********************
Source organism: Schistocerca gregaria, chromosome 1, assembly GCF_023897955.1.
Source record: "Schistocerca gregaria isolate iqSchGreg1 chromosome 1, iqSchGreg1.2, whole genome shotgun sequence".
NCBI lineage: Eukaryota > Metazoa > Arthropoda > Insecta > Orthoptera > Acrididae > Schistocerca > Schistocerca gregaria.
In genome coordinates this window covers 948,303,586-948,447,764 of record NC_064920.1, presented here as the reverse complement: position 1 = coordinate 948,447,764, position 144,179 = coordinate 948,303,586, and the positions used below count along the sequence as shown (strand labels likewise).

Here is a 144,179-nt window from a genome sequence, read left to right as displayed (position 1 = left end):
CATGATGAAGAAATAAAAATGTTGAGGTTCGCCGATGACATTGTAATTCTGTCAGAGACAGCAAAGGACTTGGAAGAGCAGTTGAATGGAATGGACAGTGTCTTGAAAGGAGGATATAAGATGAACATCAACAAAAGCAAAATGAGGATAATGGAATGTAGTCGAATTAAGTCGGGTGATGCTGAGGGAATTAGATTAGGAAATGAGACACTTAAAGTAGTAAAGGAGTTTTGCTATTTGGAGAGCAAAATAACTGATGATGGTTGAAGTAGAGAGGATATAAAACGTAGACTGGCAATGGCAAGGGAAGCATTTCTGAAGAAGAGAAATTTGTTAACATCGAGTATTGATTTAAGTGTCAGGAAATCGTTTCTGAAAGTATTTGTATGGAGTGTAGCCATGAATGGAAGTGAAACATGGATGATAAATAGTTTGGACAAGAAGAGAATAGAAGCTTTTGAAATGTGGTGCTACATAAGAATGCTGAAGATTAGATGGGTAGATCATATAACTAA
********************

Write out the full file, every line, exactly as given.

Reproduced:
Source organism: Schistocerca gregaria, chromosome 1, assembly GCF_023897955.1.
Source record: "Schistocerca gregaria isolate iqSchGreg1 chromosome 1, iqSchGreg1.2, whole genome shotgun sequence".
NCBI lineage: Eukaryota > Metazoa > Arthropoda > Insecta > Orthoptera > Acrididae > Schistocerca > Schistocerca gregaria.
In genome coordinates this window covers 948,303,586-948,447,764 of record NC_064920.1, presented here as the reverse complement: position 1 = coordinate 948,447,764, position 144,179 = coordinate 948,303,586, and the positions used below count along the sequence as shown (strand labels likewise).

Here is a 144,179-nt window from a genome sequence, read left to right as displayed (position 1 = left end):
CATGATGAAGAAATAAAAATGTTGAGGTTCGCCGATGACATTGTAATTCTGTCAGAGACAGCAAAGGACTTGGAAGAGCAGTTGAATGGAATGGACAGTGTCTTGAAAGGAGGATATAAGATGAACATCAACAAAAGCAAAATGAGGATAATGGAATGTAGTCGAATTAAGTCGGGTGATGCTGAGGGAATTAGATTAGGAAATGAGACACTTAAAGTAGTAAAGGAGTTTTGCTATTTGGAGAGCAAAATAACTGATGATGGTTGAAGTAGAGAGGATATAAAACGTAGACTGGCAATGGCAAGGGAAGCATTTCTGAAGAAGAGAAATTTGTTAACATCGAGTATTGATTTAAGTGTCAGGAAATCGTTTCTGAAAGTATTTGTATGGAGTGTAGCCATGAATGGAAGTGAAACATGGATGATAAATAGTTTGGACAAGAAGAGAATAGAAGCTTTTGAAATGTGGTGCTACATAAGAATGCTGAAGATTAGATGGGTAGATCATATAACTAA